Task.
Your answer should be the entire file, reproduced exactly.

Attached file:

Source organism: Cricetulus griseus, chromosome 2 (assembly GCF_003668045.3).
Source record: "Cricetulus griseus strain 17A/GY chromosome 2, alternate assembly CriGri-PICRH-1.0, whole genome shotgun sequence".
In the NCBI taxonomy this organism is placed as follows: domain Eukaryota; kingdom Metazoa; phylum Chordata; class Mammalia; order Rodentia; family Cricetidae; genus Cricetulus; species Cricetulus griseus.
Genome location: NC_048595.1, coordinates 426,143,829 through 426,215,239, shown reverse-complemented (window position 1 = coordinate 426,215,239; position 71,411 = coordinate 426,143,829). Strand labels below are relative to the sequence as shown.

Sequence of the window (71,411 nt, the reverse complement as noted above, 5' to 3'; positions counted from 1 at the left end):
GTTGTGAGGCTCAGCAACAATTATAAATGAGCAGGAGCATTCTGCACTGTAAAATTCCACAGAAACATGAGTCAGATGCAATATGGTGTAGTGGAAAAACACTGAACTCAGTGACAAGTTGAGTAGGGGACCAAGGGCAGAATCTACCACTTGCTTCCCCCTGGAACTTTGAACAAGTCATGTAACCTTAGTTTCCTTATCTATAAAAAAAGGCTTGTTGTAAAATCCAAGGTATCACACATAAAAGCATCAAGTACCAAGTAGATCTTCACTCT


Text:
Source organism: Cricetulus griseus, chromosome 2 (assembly GCF_003668045.3).
Source record: "Cricetulus griseus strain 17A/GY chromosome 2, alternate assembly CriGri-PICRH-1.0, whole genome shotgun sequence".
In the NCBI taxonomy this organism is placed as follows: domain Eukaryota; kingdom Metazoa; phylum Chordata; class Mammalia; order Rodentia; family Cricetidae; genus Cricetulus; species Cricetulus griseus.
Genome location: NC_048595.1, coordinates 426,143,829 through 426,215,239, shown reverse-complemented (window position 1 = coordinate 426,215,239; position 71,411 = coordinate 426,143,829). Strand labels below are relative to the sequence as shown.

Sequence of the window (71,411 nt, the reverse complement as noted above, 5' to 3'; positions counted from 1 at the left end):
GTTGTGAGGCTCAGCAACAATTATAAATGAGCAGGAGCATTCTGCACTGTAAAATTCCACAGAAACATGAGTCAGATGCAATATGGTGTAGTGGAAAAACACTGAACTCAGTGACAAGTTGAGTAGGGGACCAAGGGCAGAATCTACCACTTGCTTCCCCCTGGAACTTTGAACAAGTCATGTAACCTTAGTTTCCTTATCTATAAAAAAAGGCTTGTTGTAAAATCCAAGGTATCACACATAAAAGCATCAAGTACCAAGTAGATCTTCACTCT